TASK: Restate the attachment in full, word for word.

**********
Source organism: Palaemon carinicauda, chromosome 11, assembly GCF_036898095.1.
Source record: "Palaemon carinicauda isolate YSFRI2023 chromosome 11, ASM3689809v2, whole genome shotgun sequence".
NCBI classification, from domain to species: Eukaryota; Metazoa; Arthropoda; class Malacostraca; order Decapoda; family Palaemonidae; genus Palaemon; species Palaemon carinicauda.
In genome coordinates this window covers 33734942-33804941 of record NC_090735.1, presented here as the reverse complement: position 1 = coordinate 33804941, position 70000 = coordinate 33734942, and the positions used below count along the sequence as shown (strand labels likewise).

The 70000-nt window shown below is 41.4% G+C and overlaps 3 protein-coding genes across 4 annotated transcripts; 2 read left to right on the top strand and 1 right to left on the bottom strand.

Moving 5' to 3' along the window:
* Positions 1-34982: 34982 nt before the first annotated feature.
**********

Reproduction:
Source organism: Palaemon carinicauda, chromosome 11, assembly GCF_036898095.1.
Source record: "Palaemon carinicauda isolate YSFRI2023 chromosome 11, ASM3689809v2, whole genome shotgun sequence".
NCBI classification, from domain to species: Eukaryota; Metazoa; Arthropoda; class Malacostraca; order Decapoda; family Palaemonidae; genus Palaemon; species Palaemon carinicauda.
In genome coordinates this window covers 33734942-33804941 of record NC_090735.1, presented here as the reverse complement: position 1 = coordinate 33804941, position 70000 = coordinate 33734942, and the positions used below count along the sequence as shown (strand labels likewise).

The 70000-nt window shown below is 41.4% G+C and overlaps 3 protein-coding genes across 4 annotated transcripts; 2 read left to right on the top strand and 1 right to left on the bottom strand.

Moving 5' to 3' along the window:
* Positions 1-34982: 34982 nt before the first annotated feature.